Before we discuss the small claims hearing, we note that no court reporter was present, and, thus, no transcript exists. A report of proceedings was apparently reconstructed by the parties and certified by the trial court. The court below, in certifying said report of proceedings, stated that although plaintiff made no formal offer of exhibits A through J, the court considered said exhibits in reaching its decision. Our reading of the report of hearing shows that indeed plaintiff did formally offer said exhibits and that the trial court improperly failed to rule on the submitted exhibits. For purposes of this appeal, we will treat the tendered exhibits as part of the record on appeal.
APPELLATE COURT OF ILLINOIS, SECOND DISTRICT
544 N.E.2d 1154, 189 Ill. App. 3d 163, 136 Ill. Dec. 379 1989.IL.1555
Appeal from the Circuit Court of Du Page County; the Hon. Edward Duncan, Jr., Judge, presiding.
JUSTICE WOODWARD delivered the opinion of the court. UNVERZAGT, P.J., and DUNN, J., concur.
DECISION OF THE COURT DELIVERED BY THE HONORABLE JUDGE WOODWARD
Plaintiff, Orlando Coryell, appeals from a judgment of the circuit court of Du Page County, which entered a directed finding for defendant, Lombard Lincoln-Mercury Merkur, Inc., on both counts of the amended complaint.
Plaintiff filed a small claims complaint against defendant on August 17, 1987. He later filed an amended small claims complaint which consisted of two counts. In count I, plaintiff alleged the following. On July 30, 1983, plaintiff brought his Mercury automobile (Mercury) to defendant for repairs. At the time of the repairs, defendant, as part of the contract, promised a lifetime guarantee on the repair, i.e., to wit, "We fix it right, or we fix it free." In reliance on this lifetime service guarantee, plaintiff permitted defendant to install a rebuilt carburetor in his Mercury. Subsequently, on a number of occasions, plaintiff brought the Mercury to defendant's shop for repairs which were necessitated by the rebuilt carburetor's failure to perform properly. At the time the amended small claims complaint was filed, the Mercury still ran poorly, the result of defendant's failure to fix the car properly.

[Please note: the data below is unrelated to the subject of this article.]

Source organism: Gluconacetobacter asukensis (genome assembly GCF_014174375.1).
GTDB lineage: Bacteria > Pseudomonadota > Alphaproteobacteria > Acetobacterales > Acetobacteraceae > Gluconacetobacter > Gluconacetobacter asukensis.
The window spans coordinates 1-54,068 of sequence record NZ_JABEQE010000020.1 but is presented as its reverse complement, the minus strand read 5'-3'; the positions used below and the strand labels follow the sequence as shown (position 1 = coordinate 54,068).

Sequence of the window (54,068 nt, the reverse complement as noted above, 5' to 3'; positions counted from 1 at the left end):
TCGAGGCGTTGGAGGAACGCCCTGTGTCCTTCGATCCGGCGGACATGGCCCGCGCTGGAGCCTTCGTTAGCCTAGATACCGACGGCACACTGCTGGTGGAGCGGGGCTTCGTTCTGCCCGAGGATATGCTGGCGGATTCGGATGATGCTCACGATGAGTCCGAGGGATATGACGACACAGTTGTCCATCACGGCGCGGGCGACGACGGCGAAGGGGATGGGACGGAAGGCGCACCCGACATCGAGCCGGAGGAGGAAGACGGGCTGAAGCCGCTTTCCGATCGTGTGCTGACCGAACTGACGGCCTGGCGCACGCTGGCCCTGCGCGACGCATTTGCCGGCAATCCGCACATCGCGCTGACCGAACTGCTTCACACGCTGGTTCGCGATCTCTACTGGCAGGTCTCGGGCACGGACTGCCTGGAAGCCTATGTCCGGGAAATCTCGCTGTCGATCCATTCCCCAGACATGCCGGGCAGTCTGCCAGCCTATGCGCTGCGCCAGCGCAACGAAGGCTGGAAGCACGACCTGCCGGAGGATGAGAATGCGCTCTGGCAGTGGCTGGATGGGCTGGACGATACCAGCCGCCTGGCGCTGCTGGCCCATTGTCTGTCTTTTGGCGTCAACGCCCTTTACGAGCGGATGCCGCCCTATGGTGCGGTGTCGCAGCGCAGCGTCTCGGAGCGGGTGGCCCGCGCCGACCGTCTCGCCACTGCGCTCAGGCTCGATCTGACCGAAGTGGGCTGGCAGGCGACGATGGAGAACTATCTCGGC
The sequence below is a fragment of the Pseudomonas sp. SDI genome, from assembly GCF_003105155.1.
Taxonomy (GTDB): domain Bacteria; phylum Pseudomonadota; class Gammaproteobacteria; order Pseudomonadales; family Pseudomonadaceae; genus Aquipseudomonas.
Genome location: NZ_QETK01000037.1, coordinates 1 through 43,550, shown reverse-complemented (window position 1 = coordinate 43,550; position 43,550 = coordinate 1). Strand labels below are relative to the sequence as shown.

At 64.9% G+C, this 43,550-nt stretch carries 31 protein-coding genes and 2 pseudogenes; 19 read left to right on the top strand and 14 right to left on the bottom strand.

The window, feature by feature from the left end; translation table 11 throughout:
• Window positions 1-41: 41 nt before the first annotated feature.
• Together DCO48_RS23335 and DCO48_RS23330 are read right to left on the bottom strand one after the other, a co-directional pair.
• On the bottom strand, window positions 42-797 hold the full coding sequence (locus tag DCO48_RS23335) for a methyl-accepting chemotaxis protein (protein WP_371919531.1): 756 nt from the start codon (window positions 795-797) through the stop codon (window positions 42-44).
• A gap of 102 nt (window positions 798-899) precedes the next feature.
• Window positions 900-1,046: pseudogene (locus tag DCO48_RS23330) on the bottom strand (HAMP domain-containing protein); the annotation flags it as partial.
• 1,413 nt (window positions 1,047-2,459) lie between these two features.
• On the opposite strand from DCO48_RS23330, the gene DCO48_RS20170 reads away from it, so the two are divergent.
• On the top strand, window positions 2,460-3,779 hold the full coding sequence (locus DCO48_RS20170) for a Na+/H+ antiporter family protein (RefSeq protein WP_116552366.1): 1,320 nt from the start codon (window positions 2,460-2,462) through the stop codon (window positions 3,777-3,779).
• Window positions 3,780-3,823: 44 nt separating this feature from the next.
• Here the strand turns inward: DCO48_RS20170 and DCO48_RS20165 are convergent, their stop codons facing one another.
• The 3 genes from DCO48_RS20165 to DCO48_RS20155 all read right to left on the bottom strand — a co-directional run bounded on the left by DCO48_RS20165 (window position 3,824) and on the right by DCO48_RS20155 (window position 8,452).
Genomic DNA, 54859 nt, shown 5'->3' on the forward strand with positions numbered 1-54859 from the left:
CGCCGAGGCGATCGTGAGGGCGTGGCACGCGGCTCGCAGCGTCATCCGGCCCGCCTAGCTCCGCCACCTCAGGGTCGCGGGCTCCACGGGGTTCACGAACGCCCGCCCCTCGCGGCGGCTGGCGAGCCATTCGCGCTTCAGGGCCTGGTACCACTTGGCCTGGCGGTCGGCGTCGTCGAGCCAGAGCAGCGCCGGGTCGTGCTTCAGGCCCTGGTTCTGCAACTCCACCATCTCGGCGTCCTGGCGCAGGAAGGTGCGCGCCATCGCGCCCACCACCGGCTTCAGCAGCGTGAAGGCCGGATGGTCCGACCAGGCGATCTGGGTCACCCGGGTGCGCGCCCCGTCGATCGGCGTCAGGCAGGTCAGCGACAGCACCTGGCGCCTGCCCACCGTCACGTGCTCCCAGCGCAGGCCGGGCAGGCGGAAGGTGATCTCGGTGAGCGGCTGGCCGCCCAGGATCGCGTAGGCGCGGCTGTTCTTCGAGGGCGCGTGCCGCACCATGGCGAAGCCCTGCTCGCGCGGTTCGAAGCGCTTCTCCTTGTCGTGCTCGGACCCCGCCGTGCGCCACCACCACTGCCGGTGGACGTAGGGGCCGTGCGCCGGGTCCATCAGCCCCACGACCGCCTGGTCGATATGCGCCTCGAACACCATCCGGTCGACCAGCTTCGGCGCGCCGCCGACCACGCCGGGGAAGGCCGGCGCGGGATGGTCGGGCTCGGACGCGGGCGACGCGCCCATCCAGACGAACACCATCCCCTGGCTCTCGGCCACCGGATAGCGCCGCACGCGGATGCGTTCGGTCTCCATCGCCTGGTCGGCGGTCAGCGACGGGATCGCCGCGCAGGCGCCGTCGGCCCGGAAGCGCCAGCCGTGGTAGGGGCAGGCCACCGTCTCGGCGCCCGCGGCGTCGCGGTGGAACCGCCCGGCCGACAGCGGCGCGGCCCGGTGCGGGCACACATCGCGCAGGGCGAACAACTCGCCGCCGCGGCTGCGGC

In count II, plaintiff alleged the following. On June 8, 1987, plaintiff brought the Mercury to defendant's repair center. Defendant made certain adjustments in the Mercury, which rendered the car unsafe for travel. Plaintiff refused to pay the $615.54 bill charged by defendant which, in turn, refused to deliver the vehicle to plaintiff until the outstanding bill was paid. As a result of the failure to deliver the Mercury, plaintiff failed to attend a final job interview, at which he was to discuss a job offer. Plaintiff subsequently was not hired for the position. Plaintiff alleged suffering stress, fear, and mental anguish, resulting from defendant's breach of warranty and sought a $500 judgment for said suffering.
At the small claims proceeding on May 1, 1988, plaintiff appeared pro se, and defendant was represented by two attorneys. After plaintiff had rested his case, the court below granted defendant's motion for a directed finding. Regarding count I (breach of warranty), the court found there were no elements of damage proved and that defendant did not breach its warranty of repair. Regarding count II (consequential damages), the court found that the claimed damages were too remote and were not a reasonably foreseeable consequence of defendant's alleged wrongdoing.
On appeal, plaintiff raises two issues in his pro se appellate brief, namely, (1) the trial court erred by ruling that no express or implied warranty existed and that defendant had not breached express and implied warranties; and (2) defendant did not legally impound plaintiff's automobile.
Initially, plaintiff argues that defendant created an express warranty, i.e., a lifetime service guarantee "We fix it right, or we will fix it free," by making said statements on an advertising brochure and a sign prominently displayed in defendant's customer service area. Plaintiff asserts that the advertising brochure which was specifically addressed to him and the warranty sign, which plaintiff estimated was 3 feet by 4 feet, induced him to use defendant's repair services.
At the small claims hearing, plaintiff testified:
"I received this advertising brochure in the mail which I submit to the court as Exhibits B and C. This brochure states 'We fix it right or we fix it free'. Please note that the Compare Repair Guararantees [ sic ] chart specifically includes carburetors.
On July 30, 1985 I contracted with Lombard Lincoln-Mercury to have my stationwagon's carburetor fixed. As I stood at the service writer's desk I saw a large sign hanging on the wall. It looked like it was about 3 feet by 4 feet in size. The sign said 'Lifetime Service Guarantee'.
I asked about what the sign meant. I was told it applied only to Ford parts.
I told the service writer the condition of the stationwagon: black smoke comes out the tail pipe but the engine only uses a quart of oil every 2000 miles, the gas mileage on the highway is now 18 miles to the gallon, the engine has a sound like a vacuum leak, the engine snaps and crackles, and fumes come into the car.
The service writer and I discussed whether a simple repair would fix the problems or whether overhauling the carburetor would be the solution. He emphaised [ sic ] that a fix would not be a permanent ...